Tuesday, 10 January 2012

Trans-Related events annonced for LGBT History Month, 2012

Venue: 34 Old Market, Bristol (www.hydrabooks.org) Time: 7:00pm – 9:00pm

Thursday, February 2nd - Changing images of trans people in speculative literature

The availability of magic and advanced science have allowed writers of fantasy and science fiction literature to explore issues of gender in their work. Hugo Award winning critic, Cheryl Morgan, explores how the way in which trans characters have been portrayed in speculative literature has changed as real trans people have become better known to the general public.

Cheryl Morgan is, to her knowledge, the only out trans person ever to have won science fiction’s highest honour, the Hugo Award. Born in Somerset, she has lived in Australia and California and now resides near Bath where she runs a small ebook publishing company and bookstore. She blogs regularly at www.cheryl-morgan.com.

Thursday, February 9th - Transgender before transgender: Cross-dressers and the establishment in Victorian England

The emergence of public cross-dressing in the 19th century industrial city caused great anxiety to the Victorian legal establishment and England's new police forces alike. In this talk, Guardian and New Statesman writer Juliet Jacques (longlisted for the Orwell Prize in 2011) explores how those who cross-dressed were criminalised, most famously in the scandalous trial of Ernest 'Stella' Boulton and Frederick 'Fanny' Park in 1871, and how contemporary transgender identities began to evolve in response.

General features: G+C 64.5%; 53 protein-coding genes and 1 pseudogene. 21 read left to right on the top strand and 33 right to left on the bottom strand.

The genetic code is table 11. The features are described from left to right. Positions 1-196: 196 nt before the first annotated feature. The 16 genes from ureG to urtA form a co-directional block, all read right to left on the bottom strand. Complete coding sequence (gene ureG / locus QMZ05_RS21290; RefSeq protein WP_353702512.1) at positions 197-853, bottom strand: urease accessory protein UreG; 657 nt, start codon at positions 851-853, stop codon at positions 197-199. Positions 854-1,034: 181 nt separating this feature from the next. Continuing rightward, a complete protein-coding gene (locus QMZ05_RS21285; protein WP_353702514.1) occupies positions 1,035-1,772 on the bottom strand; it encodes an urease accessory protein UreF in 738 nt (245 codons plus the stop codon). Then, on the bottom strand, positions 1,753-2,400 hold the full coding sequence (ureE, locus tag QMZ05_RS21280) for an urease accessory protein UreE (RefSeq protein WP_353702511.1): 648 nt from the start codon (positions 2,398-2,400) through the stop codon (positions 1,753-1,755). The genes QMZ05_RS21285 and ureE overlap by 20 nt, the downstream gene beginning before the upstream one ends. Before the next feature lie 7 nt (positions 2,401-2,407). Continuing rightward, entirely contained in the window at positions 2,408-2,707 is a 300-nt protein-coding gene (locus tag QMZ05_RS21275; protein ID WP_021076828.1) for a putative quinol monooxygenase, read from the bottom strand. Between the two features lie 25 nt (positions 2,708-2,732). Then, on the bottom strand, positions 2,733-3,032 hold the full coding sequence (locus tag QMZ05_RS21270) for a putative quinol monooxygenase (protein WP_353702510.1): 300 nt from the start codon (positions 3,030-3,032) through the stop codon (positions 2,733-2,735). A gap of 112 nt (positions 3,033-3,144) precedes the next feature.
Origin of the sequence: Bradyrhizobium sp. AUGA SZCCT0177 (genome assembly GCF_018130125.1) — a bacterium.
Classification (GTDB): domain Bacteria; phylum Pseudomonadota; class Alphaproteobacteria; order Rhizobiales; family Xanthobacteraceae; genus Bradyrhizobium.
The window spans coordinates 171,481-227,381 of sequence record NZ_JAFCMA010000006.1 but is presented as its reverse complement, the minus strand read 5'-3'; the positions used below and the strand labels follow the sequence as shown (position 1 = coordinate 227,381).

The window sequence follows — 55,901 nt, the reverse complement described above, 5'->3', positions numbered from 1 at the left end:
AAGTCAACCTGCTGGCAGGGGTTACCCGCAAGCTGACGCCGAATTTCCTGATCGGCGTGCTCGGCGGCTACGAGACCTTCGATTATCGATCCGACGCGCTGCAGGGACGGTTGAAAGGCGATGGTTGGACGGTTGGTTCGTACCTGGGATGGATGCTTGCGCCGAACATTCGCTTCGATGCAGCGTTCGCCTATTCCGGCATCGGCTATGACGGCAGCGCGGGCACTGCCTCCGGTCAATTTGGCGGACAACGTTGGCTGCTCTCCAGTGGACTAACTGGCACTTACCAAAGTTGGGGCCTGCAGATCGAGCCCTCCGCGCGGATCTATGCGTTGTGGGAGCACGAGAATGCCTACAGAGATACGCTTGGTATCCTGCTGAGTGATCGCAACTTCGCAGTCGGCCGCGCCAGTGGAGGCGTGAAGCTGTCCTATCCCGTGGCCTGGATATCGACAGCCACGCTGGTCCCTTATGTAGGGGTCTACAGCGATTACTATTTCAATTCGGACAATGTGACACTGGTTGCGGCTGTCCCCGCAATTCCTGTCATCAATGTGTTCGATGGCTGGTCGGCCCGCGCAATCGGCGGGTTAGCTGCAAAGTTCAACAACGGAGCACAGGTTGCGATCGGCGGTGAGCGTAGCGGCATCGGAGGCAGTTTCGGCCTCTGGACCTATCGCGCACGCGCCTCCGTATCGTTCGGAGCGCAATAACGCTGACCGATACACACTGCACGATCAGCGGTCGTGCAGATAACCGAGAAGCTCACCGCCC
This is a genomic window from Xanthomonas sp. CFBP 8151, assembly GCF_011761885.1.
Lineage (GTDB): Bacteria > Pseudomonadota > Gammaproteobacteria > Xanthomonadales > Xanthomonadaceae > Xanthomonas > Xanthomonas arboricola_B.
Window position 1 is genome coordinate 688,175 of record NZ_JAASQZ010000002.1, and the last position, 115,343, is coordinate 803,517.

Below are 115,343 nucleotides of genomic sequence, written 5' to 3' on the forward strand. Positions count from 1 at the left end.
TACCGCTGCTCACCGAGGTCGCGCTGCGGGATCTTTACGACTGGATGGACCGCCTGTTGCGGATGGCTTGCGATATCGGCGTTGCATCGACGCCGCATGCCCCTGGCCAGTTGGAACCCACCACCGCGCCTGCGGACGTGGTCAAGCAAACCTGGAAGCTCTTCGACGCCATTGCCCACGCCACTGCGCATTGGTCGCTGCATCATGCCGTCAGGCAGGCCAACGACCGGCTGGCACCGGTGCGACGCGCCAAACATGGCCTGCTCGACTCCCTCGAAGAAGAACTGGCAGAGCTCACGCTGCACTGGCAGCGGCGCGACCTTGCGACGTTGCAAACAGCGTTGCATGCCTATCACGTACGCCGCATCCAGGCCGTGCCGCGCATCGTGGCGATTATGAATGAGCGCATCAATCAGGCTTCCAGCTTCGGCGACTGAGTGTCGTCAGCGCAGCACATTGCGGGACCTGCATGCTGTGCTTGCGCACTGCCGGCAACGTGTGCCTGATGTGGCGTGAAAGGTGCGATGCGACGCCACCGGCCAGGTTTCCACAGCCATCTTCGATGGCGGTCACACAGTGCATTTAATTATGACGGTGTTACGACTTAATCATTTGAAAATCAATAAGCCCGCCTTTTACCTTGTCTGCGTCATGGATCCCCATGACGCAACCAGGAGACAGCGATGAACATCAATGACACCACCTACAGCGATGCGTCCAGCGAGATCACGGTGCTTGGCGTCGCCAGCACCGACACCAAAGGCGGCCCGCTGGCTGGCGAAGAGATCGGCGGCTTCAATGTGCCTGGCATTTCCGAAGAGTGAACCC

Juliet Jacques is a journalist and author, best known for writing A Transgender Journey for The Guardian - the first time that the gender reassignment process has been serialised for a mainstream British publication. She has also written for the New Statesman and TimeOut, and was longlisted for the Orwell Prize in 2011.

Thursday, February 16th - Celebrating Trans Lives: Trans People's Contributions to Modern Medicine and Culture

Far from being passive and unwitting subjects of medical experimentation, trans people are here shown to be active agents of change - within the NHS, social justice, and British society as a whole. This talk demonstrates the ways in which trans people have contributed to the development of modern-day healthcare, and how the trans community continues to shape medical understandings of, and social responses to, gender variancy.

Dr Louis Bailey is the Co-Founder of TREC - the Trans Resource and Empowerment Centre (www.transcentre.org.uk) - and represents TREC as a Strategic Executive Partner of the National LGB&T Partnership (Department of Health). Dr Bailey's research concerns the medical history of gender variancy, and issues of trans life course and ageing.

No comments:

Post a Comment